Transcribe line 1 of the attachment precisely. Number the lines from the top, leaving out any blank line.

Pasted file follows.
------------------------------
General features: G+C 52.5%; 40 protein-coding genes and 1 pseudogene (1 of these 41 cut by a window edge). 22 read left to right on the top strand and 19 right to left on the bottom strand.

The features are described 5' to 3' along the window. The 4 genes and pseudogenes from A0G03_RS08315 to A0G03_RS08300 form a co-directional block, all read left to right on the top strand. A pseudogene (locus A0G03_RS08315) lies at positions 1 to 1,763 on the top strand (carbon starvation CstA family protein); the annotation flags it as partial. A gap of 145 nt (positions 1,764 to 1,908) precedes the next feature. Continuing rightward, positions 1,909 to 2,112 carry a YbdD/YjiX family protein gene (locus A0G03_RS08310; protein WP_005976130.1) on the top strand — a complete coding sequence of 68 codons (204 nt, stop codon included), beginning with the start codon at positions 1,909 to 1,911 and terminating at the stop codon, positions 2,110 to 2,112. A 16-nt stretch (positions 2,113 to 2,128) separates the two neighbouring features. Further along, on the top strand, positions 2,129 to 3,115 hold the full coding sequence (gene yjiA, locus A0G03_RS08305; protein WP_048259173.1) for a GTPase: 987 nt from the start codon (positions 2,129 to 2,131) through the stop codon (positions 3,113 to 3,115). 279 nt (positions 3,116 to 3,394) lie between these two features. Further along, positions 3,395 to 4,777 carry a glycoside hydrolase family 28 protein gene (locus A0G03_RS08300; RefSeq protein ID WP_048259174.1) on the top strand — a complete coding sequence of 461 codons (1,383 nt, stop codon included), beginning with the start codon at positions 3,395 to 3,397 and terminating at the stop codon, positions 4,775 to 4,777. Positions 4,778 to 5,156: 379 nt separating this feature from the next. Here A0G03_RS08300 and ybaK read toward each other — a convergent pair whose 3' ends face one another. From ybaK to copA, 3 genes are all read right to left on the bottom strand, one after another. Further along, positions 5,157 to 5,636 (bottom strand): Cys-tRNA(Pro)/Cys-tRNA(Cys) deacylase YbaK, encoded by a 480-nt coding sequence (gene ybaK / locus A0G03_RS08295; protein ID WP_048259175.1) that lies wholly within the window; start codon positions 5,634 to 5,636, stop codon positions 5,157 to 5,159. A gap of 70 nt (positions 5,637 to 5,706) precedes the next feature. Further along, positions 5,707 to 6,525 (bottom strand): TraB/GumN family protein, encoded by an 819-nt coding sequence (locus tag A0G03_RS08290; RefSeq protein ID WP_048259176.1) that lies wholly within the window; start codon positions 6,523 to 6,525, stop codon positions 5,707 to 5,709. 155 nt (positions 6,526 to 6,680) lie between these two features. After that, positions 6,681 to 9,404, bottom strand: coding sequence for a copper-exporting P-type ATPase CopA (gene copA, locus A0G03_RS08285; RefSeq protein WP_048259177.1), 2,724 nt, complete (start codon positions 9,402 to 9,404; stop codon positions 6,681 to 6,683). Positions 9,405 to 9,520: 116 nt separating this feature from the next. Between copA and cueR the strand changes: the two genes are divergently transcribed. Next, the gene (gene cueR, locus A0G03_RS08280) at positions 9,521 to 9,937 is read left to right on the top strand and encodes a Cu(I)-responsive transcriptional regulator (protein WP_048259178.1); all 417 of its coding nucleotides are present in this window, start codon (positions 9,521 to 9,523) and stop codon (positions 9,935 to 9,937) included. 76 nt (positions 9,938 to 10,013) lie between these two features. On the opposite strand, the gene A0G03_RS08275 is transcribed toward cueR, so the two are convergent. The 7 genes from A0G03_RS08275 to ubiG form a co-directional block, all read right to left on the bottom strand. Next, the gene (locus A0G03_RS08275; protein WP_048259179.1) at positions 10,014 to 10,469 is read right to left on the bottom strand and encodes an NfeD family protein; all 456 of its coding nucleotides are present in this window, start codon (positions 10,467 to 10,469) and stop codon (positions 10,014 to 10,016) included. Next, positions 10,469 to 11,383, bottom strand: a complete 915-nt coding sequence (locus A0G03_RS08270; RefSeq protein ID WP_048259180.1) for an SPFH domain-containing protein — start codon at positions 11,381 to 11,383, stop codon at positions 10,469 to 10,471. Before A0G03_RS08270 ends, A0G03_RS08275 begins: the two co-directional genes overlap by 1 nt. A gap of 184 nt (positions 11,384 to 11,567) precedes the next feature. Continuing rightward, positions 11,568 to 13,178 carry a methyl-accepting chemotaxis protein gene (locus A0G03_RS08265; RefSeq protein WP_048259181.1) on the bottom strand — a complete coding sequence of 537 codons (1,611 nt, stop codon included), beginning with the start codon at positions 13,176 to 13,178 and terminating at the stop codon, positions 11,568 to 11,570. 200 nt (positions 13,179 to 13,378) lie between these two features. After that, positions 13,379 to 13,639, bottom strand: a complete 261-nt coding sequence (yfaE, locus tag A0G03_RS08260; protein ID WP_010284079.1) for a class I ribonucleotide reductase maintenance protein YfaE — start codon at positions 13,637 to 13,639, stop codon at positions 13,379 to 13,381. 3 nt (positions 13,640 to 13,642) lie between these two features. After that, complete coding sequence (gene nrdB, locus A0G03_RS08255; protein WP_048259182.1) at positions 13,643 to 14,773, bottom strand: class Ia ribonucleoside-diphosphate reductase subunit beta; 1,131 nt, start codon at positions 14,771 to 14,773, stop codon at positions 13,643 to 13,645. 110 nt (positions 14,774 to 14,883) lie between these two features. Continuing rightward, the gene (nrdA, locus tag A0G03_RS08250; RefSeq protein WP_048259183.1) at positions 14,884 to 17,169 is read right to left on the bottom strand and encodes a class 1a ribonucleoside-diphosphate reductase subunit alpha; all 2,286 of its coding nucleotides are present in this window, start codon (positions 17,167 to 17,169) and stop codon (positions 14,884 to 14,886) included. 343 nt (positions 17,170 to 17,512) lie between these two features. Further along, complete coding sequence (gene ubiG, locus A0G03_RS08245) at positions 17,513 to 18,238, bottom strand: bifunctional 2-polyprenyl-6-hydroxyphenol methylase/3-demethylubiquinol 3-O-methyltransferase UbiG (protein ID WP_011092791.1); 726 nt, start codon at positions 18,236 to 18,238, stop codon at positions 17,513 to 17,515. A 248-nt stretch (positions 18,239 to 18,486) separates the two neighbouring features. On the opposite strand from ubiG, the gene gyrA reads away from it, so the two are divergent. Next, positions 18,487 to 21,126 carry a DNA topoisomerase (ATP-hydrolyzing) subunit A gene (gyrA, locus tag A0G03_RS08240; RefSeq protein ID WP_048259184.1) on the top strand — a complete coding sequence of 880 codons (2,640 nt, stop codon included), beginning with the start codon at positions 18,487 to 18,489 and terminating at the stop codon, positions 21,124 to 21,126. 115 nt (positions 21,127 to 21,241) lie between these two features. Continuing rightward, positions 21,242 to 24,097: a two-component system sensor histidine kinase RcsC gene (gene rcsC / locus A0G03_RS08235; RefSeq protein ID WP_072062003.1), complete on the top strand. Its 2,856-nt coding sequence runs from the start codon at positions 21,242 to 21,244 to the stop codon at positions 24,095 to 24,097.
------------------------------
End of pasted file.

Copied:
General features: G+C 52.5%; 40 protein-coding genes and 1 pseudogene (1 of these 41 cut by a window edge). 22 read left to right on the top strand and 19 right to left on the bottom strand.